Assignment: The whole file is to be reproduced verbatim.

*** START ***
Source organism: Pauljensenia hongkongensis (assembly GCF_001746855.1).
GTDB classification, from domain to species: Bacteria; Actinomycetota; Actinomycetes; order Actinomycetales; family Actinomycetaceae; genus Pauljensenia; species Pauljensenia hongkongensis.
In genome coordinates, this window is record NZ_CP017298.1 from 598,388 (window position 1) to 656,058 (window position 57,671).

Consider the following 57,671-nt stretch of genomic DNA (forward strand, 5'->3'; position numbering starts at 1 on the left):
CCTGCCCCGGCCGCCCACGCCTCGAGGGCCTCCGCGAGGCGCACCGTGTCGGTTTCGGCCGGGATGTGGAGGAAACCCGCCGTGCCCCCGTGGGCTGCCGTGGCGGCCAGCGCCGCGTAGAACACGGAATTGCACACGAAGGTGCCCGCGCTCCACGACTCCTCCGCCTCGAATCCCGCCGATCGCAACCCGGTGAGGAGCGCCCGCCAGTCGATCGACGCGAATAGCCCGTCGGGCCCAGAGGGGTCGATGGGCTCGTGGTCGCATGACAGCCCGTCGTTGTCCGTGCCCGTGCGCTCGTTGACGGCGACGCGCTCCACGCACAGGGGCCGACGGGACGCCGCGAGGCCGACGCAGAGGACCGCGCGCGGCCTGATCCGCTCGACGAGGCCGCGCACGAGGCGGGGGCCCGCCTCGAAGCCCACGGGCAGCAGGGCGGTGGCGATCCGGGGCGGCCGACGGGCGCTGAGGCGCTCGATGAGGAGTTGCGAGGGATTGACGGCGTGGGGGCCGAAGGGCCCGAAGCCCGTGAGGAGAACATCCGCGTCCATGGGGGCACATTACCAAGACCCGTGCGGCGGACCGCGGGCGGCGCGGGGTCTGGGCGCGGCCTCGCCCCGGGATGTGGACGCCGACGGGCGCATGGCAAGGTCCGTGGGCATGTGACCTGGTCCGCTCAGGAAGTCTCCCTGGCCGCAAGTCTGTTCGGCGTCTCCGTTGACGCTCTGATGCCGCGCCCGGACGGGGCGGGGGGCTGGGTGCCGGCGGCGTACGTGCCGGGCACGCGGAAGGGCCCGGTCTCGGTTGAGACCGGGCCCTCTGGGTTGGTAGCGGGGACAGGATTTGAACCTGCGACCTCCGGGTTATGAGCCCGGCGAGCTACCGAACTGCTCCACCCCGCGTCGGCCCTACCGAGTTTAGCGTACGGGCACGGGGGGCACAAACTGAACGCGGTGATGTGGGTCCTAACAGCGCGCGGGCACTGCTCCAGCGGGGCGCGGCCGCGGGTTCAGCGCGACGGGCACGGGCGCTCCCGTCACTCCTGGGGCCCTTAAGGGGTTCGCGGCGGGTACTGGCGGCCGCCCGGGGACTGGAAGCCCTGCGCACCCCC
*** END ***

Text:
Source organism: Pauljensenia hongkongensis (assembly GCF_001746855.1).
GTDB classification, from domain to species: Bacteria; Actinomycetota; Actinomycetes; order Actinomycetales; family Actinomycetaceae; genus Pauljensenia; species Pauljensenia hongkongensis.
In genome coordinates, this window is record NZ_CP017298.1 from 598,388 (window position 1) to 656,058 (window position 57,671).

Consider the following 57,671-nt stretch of genomic DNA (forward strand, 5'->3'; position numbering starts at 1 on the left):
CCTGCCCCGGCCGCCCACGCCTCGAGGGCCTCCGCGAGGCGCACCGTGTCGGTTTCGGCCGGGATGTGGAGGAAACCCGCCGTGCCCCCGTGGGCTGCCGTGGCGGCCAGCGCCGCGTAGAACACGGAATTGCACACGAAGGTGCCCGCGCTCCACGACTCCTCCGCCTCGAATCCCGCCGATCGCAACCCGGTGAGGAGCGCCCGCCAGTCGATCGACGCGAATAGCCCGTCGGGCCCAGAGGGGTCGATGGGCTCGTGGTCGCATGACAGCCCGTCGTTGTCCGTGCCCGTGCGCTCGTTGACGGCGACGCGCTCCACGCACAGGGGCCGACGGGACGCCGCGAGGCCGACGCAGAGGACCGCGCGCGGCCTGATCCGCTCGACGAGGCCGCGCACGAGGCGGGGGCCCGCCTCGAAGCCCACGGGCAGCAGGGCGGTGGCGATCCGGGGCGGCCGACGGGCGCTGAGGCGCTCGATGAGGAGTTGCGAGGGATTGACGGCGTGGGGGCCGAAGGGCCCGAAGCCCGTGAGGAGAACATCCGCGTCCATGGGGGCACATTACCAAGACCCGTGCGGCGGACCGCGGGCGGCGCGGGGTCTGGGCGCGGCCTCGCCCCGGGATGTGGACGCCGACGGGCGCATGGCAAGGTCCGTGGGCATGTGACCTGGTCCGCTCAGGAAGTCTCCCTGGCCGCAAGTCTGTTCGGCGTCTCCGTTGACGCTCTGATGCCGCGCCCGGACGGGGCGGGGGGCTGGGTGCCGGCGGCGTACGTGCCGGGCACGCGGAAGGGCCCGGTCTCGGTTGAGACCGGGCCCTCTGGGTTGGTAGCGGGGACAGGATTTGAACCTGCGACCTCCGGGTTATGAGCCCGGCGAGCTACCGAACTGCTCCACCCCGCGTCGGCCCTACCGAGTTTAGCGTACGGGCACGGGGGGCACAAACTGAACGCGGTGATGTGGGTCCTAACAGCGCGCGGGCACTGCTCCAGCGGGGCGCGGCCGCGGGTTCAGCGCGACGGGCACGGGCGCTCCCGTCACTCCTGGGGCCCTTAAGGGGTTCGCGGCGGGTACTGGCGGCCGCCCGGGGACTGGAAGCCCTGCGCACCCCC